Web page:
Are there any other points you’d like to make?

Dr. Hadfield: That’s very interesting. You and I were talking before this about the concept of AI and machine learning to help better augment radiological readings and try and bolster our sensitivity for screening and diagnosis. Certainly, those types of avenues will hopefully bring more advancements so we can catch disease earlier, because to be honest, catching it before someone progresses to the point beyond resection would be the goal. You don’t want to have to treat people with systemic therapies.

The big thing that I would reiterate is that I think it’s ingrained at large academic medical centers that whole exome sequencing really informs care, and it does make a huge difference in opening up treatment options—not just standard of care for more nuanced and rare mutations that could open up doors for targeted therapy, but also for clinical trials. There are lots of novel therapeutic approaches, to your point. There are a lot more HER2-directed antibody-drug conjugates that are in development. Testing for things like HER2 IHC expression is really important, and there have been lots of studies published over the last 10 years showing that as we get into more rural centers, patients aren’t getting whole exome sequencing as much. I think raising awareness around that and making sure that we really are sequencing our patients and opening up every treatment option, be it the standard of care or a trial, is the most important thing.

Dr. Haque: Thanks for sharing those insights, Dr. Hadfield. As I reflect on this month, there are just a couple of take-home points. One for the public, as we talked about—there are not really any universal screening guidelines for detecting gallbladder or biliary cancer, so I really emphasize the importance of having a healthy lifestyle, avoiding smoking, trying to cut down on drinking, having a healthy diet, and exercising. The second is for physicians and providers—the role of whole exome sequencing and the importance of making sure patients are getting sequenced and getting genetically tested so that we can open up different lines of therapy for patients who progress on what we have right now.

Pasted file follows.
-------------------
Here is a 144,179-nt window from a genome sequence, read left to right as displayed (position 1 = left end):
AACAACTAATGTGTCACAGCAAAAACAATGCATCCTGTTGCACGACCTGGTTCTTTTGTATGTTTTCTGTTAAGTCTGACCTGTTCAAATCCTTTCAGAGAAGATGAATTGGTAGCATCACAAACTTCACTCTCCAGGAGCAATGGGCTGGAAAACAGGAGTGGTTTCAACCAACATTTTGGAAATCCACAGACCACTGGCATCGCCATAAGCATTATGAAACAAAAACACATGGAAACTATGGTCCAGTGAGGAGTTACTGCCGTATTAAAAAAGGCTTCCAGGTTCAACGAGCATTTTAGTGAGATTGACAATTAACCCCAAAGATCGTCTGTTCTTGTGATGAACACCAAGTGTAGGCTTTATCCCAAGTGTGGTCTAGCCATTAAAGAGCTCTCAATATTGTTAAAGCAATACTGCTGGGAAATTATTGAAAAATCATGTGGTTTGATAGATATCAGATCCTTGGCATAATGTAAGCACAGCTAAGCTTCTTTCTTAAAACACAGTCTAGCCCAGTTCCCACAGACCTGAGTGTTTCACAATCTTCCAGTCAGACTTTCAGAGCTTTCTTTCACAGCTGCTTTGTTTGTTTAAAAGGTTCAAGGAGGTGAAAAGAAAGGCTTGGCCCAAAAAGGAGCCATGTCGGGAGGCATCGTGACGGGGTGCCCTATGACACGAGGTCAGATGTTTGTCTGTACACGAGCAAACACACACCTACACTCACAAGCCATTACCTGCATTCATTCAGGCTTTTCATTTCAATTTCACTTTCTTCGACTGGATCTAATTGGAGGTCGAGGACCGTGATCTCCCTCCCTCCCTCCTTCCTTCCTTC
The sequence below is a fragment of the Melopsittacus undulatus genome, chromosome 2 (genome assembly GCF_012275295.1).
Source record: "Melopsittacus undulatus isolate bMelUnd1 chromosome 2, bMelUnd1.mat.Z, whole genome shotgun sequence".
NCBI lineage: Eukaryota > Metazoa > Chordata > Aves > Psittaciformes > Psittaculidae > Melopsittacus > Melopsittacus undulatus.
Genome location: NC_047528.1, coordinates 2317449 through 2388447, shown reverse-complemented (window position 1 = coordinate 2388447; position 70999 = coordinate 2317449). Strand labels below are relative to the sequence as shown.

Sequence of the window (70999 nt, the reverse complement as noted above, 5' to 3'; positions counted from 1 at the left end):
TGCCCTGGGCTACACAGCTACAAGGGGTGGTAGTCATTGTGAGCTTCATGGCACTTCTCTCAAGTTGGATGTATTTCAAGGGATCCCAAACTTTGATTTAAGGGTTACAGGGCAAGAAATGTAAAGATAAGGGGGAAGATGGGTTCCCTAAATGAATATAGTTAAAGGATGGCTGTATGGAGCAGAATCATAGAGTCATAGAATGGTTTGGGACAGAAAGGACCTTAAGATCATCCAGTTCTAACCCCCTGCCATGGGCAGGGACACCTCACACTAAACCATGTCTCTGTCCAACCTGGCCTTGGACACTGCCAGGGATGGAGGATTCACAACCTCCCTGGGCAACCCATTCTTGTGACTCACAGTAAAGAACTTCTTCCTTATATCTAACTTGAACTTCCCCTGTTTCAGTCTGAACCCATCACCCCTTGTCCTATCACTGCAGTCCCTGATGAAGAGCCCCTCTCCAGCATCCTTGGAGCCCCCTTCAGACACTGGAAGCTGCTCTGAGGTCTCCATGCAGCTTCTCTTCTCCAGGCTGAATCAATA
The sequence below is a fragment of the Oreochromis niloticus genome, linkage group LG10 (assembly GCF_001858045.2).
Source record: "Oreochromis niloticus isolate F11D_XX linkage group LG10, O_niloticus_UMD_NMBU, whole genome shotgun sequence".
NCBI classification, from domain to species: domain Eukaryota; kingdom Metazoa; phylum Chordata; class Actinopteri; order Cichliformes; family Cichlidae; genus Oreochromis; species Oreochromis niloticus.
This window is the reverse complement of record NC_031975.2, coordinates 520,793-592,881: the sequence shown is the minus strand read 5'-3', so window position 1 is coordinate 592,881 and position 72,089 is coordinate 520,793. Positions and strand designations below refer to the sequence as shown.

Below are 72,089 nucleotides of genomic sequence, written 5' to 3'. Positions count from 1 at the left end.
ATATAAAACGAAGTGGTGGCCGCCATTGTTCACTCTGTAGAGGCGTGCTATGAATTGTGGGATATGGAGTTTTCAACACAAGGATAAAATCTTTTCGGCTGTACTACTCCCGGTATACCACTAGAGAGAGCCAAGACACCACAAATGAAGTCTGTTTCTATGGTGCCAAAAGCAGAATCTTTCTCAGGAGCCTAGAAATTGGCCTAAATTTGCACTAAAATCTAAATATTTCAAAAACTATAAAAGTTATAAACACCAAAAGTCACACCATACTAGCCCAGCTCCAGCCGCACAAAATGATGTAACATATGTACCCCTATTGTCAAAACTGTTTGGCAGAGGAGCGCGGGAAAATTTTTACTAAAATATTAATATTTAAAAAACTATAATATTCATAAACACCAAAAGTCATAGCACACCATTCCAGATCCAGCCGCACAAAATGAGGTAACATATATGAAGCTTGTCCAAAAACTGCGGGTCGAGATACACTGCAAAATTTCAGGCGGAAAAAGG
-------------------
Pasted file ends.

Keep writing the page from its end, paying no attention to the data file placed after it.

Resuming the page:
Thanks so much, Matt, for sharing your thoughts and answering those those questions, and thank you all for listening. Have a good rest of your day.

Dr. Hadfield: Thank you so much.

About Dr. Haque and Dr. Hadfield

Waqas Haque, MD, MPH, is a third-year Internal Medicine Resident at NYU in a Clinical Investigator Track. He is an incoming Oncology Fellow at the University of Chicago. Dr. Haque’s research interests include innovative clinical trial design, value-based care delivery to cancer patients, and becoming an early-stage clinical investigator.

Matthew Hadfield, DO, is a Hematology/Oncology Fellow at Brown University/Legoretta Cancer Center in Providence, Rhode Island. His research focuses on melanoma and early-phase clinical trials, including development, novel immunotherapeutic combinations to overcome therapeutic resistance, and predictive biomarkers for immunotherapy toxicities.

For More Information

American Association for Cancer Research (2024). February is gallbladder and bile duct cancer awareness month. Available at: https://www.aacr.org/patients-caregivers/awareness-months/gallbladder-cancer-and-bile-duct-cancer-awareness-month

Hadfield MJ, DeCarli K, Bash K, et al (2023). Current and emerging therapeutic targets for the treatment of cholangiocarcinoma: an updated review. In J Mol Sci, 25(1):543. DOI:10.3390/ijms25010543

Gupta P, Basu S, Rana P, et al (2024). Deep-learning enabled ultrasound based detection of gallbladder cancer in northern India: a prospective diagnostic study. Lancet Reg Health Southeast Asia, 100279. [Epub ahead of print] DOI:10.1016/j.lansea.2023.100279

Transcript edited for clarity. Any views expressed above are the speakers’ own and do not necessarily reflect those of Oncology Data Advisor.